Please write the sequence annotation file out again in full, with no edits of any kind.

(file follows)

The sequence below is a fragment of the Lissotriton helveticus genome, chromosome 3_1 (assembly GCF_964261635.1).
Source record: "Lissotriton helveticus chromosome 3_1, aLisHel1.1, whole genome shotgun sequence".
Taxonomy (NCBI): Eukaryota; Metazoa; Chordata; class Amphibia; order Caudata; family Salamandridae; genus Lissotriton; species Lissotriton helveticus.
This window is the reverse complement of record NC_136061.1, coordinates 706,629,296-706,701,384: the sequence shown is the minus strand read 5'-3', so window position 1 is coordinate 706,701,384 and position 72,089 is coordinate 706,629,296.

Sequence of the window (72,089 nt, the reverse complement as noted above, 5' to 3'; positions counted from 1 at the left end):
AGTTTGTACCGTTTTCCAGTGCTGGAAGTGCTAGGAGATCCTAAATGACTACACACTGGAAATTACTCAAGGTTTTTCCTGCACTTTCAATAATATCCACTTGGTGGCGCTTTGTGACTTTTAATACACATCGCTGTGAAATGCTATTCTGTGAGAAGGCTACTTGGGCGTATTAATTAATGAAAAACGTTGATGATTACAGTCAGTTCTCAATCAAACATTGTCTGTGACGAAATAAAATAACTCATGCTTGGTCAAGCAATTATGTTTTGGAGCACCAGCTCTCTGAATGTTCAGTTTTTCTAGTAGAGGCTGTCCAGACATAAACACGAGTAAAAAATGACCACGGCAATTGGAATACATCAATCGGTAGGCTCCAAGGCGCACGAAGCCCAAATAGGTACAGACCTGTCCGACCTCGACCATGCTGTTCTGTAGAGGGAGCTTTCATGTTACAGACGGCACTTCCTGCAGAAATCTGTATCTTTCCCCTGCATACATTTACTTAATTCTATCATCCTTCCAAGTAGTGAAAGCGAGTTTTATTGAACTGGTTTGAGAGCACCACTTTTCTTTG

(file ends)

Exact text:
The sequence below is a fragment of the Lissotriton helveticus genome, chromosome 3_1 (assembly GCF_964261635.1).
Source record: "Lissotriton helveticus chromosome 3_1, aLisHel1.1, whole genome shotgun sequence".
Taxonomy (NCBI): Eukaryota; Metazoa; Chordata; class Amphibia; order Caudata; family Salamandridae; genus Lissotriton; species Lissotriton helveticus.
This window is the reverse complement of record NC_136061.1, coordinates 706,629,296-706,701,384: the sequence shown is the minus strand read 5'-3', so window position 1 is coordinate 706,701,384 and position 72,089 is coordinate 706,629,296.

Sequence of the window (72,089 nt, the reverse complement as noted above, 5' to 3'; positions counted from 1 at the left end):
AGTTTGTACCGTTTTCCAGTGCTGGAAGTGCTAGGAGATCCTAAATGACTACACACTGGAAATTACTCAAGGTTTTTCCTGCACTTTCAATAATATCCACTTGGTGGCGCTTTGTGACTTTTAATACACATCGCTGTGAAATGCTATTCTGTGAGAAGGCTACTTGGGCGTATTAATTAATGAAAAACGTTGATGATTACAGTCAGTTCTCAATCAAACATTGTCTGTGACGAAATAAAATAACTCATGCTTGGTCAAGCAATTATGTTTTGGAGCACCAGCTCTCTGAATGTTCAGTTTTTCTAGTAGAGGCTGTCCAGACATAAACACGAGTAAAAAATGACCACGGCAATTGGAATACATCAATCGGTAGGCTCCAAGGCGCACGAAGCCCAAATAGGTACAGACCTGTCCGACCTCGACCATGCTGTTCTGTAGAGGGAGCTTTCATGTTACAGACGGCACTTCCTGCAGAAATCTGTATCTTTCCCCTGCATACATTTACTTAATTCTATCATCCTTCCAAGTAGTGAAAGCGAGTTTTATTGAACTGGTTTGAGAGCACCACTTTTCTTTG